Most people in the world die from diseases you can’t catch from other people. These are called non-communicable diseases, and include heart and respiratory conditions, cancers, diabetes, and mental health problems. We know where we live has a big effect on our physical and mental health. We want to bring people together, to make healthy places a key focus of urban development.
We’re aiming to make it easier to count the costs of poor health, linked with our urban environment. This will include costs of health treatments, missing work, pain and suffering, as well as identifying who pays.
We’re working with people, who live in urban areas, to enable them to share how where they live affects their health. Together, we’re creating better ways to communicate their experiences, with the people who make decisions about urban developments.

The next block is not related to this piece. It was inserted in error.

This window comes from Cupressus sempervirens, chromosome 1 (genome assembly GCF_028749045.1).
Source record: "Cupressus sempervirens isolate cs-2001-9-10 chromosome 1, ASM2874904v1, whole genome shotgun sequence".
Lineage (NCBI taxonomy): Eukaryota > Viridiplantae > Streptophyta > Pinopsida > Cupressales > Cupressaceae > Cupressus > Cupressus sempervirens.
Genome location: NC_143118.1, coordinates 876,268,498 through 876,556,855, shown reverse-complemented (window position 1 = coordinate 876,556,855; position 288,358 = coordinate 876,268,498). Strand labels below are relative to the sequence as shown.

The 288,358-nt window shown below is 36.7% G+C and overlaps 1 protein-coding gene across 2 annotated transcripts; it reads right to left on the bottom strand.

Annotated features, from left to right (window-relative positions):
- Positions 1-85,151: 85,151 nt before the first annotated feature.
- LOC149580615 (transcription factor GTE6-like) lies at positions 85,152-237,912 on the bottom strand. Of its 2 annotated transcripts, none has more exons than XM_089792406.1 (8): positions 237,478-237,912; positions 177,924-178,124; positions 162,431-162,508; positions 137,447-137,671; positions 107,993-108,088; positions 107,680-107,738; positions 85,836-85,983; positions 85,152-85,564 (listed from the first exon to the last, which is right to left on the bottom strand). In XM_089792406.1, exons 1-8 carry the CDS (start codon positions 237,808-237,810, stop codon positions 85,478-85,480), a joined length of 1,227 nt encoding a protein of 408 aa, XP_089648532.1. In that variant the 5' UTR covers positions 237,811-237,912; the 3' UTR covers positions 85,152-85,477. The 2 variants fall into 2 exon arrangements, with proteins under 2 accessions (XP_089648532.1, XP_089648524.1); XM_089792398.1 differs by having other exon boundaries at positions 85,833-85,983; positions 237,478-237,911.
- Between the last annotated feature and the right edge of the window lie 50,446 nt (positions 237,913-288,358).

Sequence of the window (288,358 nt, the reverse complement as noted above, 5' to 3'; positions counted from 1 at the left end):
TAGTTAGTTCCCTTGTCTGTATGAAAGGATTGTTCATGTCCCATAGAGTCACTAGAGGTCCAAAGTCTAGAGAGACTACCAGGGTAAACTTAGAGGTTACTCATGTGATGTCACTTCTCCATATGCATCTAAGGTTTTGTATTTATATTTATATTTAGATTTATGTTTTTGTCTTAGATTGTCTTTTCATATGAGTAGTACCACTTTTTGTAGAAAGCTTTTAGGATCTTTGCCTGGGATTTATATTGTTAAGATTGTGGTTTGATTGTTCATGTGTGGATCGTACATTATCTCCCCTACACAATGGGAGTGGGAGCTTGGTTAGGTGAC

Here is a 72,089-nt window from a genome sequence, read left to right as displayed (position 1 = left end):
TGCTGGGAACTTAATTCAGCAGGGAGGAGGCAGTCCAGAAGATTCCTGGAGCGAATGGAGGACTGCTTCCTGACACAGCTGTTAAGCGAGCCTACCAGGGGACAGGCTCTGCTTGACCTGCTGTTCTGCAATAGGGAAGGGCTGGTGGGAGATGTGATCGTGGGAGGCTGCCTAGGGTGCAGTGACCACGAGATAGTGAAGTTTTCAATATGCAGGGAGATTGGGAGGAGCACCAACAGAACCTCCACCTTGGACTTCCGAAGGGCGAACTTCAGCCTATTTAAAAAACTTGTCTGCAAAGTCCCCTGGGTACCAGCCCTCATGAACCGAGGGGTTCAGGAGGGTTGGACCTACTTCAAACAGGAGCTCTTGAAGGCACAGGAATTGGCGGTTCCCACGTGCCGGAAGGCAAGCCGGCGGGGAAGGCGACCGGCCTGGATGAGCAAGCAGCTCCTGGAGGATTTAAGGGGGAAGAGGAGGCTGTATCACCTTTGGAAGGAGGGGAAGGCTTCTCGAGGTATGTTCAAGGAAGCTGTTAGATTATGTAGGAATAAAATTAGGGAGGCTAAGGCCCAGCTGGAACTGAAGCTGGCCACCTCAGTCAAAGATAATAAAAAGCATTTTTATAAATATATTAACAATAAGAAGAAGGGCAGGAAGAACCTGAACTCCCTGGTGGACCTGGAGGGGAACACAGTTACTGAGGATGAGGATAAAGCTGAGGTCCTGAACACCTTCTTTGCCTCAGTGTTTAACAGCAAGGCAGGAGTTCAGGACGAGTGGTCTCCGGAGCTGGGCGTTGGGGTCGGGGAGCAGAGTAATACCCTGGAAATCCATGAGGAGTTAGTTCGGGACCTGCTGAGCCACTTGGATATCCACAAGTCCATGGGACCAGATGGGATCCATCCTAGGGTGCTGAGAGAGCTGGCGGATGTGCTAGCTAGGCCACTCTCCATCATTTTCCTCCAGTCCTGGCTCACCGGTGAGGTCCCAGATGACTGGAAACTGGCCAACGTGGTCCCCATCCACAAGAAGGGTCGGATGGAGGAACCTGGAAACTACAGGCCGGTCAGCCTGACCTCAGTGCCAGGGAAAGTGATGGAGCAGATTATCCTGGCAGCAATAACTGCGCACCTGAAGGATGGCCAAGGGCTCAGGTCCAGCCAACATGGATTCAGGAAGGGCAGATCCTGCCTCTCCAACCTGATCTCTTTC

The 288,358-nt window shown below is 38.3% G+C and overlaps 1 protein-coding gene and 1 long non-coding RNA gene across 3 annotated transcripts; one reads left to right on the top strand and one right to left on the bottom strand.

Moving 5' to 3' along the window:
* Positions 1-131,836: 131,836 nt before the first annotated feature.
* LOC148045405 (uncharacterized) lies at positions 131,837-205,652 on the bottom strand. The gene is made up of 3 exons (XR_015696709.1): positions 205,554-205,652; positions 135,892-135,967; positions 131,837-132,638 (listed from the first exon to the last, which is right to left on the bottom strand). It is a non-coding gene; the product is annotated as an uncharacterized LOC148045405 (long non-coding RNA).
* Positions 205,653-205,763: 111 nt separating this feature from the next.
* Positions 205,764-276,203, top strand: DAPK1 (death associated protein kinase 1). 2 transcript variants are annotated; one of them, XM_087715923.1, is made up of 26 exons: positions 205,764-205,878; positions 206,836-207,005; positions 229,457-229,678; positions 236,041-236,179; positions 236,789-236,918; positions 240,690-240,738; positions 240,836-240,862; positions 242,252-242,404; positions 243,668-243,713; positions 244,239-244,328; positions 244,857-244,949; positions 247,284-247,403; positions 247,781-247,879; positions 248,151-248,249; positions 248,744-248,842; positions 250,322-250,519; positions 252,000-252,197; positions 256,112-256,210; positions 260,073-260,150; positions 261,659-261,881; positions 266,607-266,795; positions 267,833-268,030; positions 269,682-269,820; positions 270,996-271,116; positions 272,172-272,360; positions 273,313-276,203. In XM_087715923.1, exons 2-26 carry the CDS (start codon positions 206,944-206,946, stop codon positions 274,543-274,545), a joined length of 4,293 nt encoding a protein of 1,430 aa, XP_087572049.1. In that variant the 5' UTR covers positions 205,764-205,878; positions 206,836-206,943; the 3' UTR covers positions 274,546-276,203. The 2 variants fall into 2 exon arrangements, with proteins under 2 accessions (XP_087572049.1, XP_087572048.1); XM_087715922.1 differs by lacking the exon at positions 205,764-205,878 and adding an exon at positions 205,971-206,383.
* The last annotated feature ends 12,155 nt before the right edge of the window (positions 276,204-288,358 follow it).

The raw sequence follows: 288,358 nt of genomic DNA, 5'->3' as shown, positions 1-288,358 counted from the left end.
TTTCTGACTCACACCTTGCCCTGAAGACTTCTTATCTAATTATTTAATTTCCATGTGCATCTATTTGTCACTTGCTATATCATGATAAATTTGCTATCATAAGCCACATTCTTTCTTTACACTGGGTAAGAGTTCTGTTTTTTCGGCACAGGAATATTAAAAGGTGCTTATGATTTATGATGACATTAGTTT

We’re engaging with a wide range of professionals to map out and understand current decision-making systems for urban development. We’ll use this information to identify opportunities for systemic changes, to prioritise preventing disease.
This information will be used to collaboratively create tools and processes, to fundamentally change how we plan and develop urban environments. We’ll work with our partners in Bristol and Greater Manchester, to test and refine these changes using case studies, before transferring what we learn to other cities across the UK and beyond.
Working together, we believe we can leave a legacy of a healthier planet. Visit our website, truud.ac.uk to find out more about our research and how you can become a part of it.